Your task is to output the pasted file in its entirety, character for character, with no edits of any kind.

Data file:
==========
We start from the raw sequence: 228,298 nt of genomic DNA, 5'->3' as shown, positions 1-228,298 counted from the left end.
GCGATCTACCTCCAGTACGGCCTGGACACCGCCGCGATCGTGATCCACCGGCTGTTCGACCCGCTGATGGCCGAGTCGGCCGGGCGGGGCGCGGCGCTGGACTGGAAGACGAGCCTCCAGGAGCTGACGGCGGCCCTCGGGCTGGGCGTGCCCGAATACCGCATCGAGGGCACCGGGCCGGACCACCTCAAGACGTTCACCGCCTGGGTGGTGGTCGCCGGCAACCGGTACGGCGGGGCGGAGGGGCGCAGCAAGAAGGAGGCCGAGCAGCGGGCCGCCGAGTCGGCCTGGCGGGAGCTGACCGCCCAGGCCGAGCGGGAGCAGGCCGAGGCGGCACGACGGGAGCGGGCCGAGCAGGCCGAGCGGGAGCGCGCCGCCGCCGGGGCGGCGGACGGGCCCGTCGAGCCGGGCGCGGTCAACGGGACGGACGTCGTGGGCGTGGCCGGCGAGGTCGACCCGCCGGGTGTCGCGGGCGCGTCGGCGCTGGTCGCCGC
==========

We start from the raw sequence: 228,298 nt of genomic DNA, 5'->3' as shown, positions 1-228,298 counted from the left end.
GCGATCTACCTCCAGTACGGCCTGGACACCGCCGCGATCGTGATCCACCGGCTGTTCGACCCGCTGATGGCCGAGTCGGCCGGGCGGGGCGCGGCGCTGGACTGGAAGACGAGCCTCCAGGAGCTGACGGCGGCCCTCGGGCTGGGCGTGCCCGAATACCGCATCGAGGGCACCGGGCCGGACCACCTCAAGACGTTCACCGCCTGGGTGGTGGTCGCCGGCAACCGGTACGGCGGGGCGGAGGGGCGCAGCAAGAAGGAGGCCGAGCAGCGGGCCGCCGAGTCGGCCTGGCGGGAGCTGACCGCCCAGGCCGAGCGGGAGCAGGCCGAGGCGGCACGACGGGAGCGGGCCGAGCAGGCCGAGCGGGAGCGCGCCGCCGCCGGGGCGGCGGACGGGCCCGTCGAGCCGGGCGCGGTCAACGGGACGGACGTCGTGGGCGTGGCCGGCGAGGTCGACCCGCCGGGTGTCGCGGGCGCGTCGGCGCTGGTCGCCGC